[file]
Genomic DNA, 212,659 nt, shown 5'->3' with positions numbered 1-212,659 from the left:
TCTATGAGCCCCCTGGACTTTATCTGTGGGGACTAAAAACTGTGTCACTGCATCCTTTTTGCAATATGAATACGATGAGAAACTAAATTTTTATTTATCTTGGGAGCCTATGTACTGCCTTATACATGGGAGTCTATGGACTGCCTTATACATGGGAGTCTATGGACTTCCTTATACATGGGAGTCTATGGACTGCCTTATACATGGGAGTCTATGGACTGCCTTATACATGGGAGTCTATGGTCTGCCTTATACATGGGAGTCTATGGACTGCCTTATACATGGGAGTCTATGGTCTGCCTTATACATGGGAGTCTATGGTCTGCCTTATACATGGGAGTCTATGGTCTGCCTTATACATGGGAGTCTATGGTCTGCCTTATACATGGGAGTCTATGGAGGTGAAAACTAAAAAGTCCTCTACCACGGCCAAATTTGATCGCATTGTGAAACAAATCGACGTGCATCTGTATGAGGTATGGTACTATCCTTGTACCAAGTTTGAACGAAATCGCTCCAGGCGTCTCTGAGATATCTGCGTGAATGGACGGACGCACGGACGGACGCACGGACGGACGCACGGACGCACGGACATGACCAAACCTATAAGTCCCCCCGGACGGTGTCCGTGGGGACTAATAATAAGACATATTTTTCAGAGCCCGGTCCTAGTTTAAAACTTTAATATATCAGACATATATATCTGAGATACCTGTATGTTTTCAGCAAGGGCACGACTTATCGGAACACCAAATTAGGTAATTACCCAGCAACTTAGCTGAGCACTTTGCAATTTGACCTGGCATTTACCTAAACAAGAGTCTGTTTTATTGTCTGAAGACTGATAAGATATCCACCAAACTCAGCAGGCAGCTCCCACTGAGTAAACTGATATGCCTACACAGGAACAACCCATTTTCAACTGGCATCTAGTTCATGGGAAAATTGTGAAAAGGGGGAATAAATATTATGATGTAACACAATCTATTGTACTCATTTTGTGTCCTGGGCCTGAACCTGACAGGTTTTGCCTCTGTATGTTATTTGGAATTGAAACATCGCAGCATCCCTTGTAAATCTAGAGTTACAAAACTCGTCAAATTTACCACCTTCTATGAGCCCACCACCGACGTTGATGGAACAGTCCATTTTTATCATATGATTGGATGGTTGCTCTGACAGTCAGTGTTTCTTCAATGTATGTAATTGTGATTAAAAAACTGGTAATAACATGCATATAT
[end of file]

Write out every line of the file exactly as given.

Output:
Genomic DNA, 212,659 nt, shown 5'->3' with positions numbered 1-212,659 from the left:
TCTATGAGCCCCCTGGACTTTATCTGTGGGGACTAAAAACTGTGTCACTGCATCCTTTTTGCAATATGAATACGATGAGAAACTAAATTTTTATTTATCTTGGGAGCCTATGTACTGCCTTATACATGGGAGTCTATGGACTGCCTTATACATGGGAGTCTATGGACTTCCTTATACATGGGAGTCTATGGACTGCCTTATACATGGGAGTCTATGGACTGCCTTATACATGGGAGTCTATGGTCTGCCTTATACATGGGAGTCTATGGACTGCCTTATACATGGGAGTCTATGGTCTGCCTTATACATGGGAGTCTATGGTCTGCCTTATACATGGGAGTCTATGGTCTGCCTTATACATGGGAGTCTATGGTCTGCCTTATACATGGGAGTCTATGGAGGTGAAAACTAAAAAGTCCTCTACCACGGCCAAATTTGATCGCATTGTGAAACAAATCGACGTGCATCTGTATGAGGTATGGTACTATCCTTGTACCAAGTTTGAACGAAATCGCTCCAGGCGTCTCTGAGATATCTGCGTGAATGGACGGACGCACGGACGGACGCACGGACGGACGCACGGACGCACGGACATGACCAAACCTATAAGTCCCCCCGGACGGTGTCCGTGGGGACTAATAATAAGACATATTTTTCAGAGCCCGGTCCTAGTTTAAAACTTTAATATATCAGACATATATATCTGAGATACCTGTATGTTTTCAGCAAGGGCACGACTTATCGGAACACCAAATTAGGTAATTACCCAGCAACTTAGCTGAGCACTTTGCAATTTGACCTGGCATTTACCTAAACAAGAGTCTGTTTTATTGTCTGAAGACTGATAAGATATCCACCAAACTCAGCAGGCAGCTCCCACTGAGTAAACTGATATGCCTACACAGGAACAACCCATTTTCAACTGGCATCTAGTTCATGGGAAAATTGTGAAAAGGGGGAATAAATATTATGATGTAACACAATCTATTGTACTCATTTTGTGTCCTGGGCCTGAACCTGACAGGTTTTGCCTCTGTATGTTATTTGGAATTGAAACATCGCAGCATCCCTTGTAAATCTAGAGTTACAAAACTCGTCAAATTTACCACCTTCTATGAGCCCACCACCGACGTTGATGGAACAGTCCATTTTTATCATATGATTGGATGGTTGCTCTGACAGTCAGTGTTTCTTCAATGTATGTAATTGTGATTAAAAAACTGGTAATAACATGCATATAT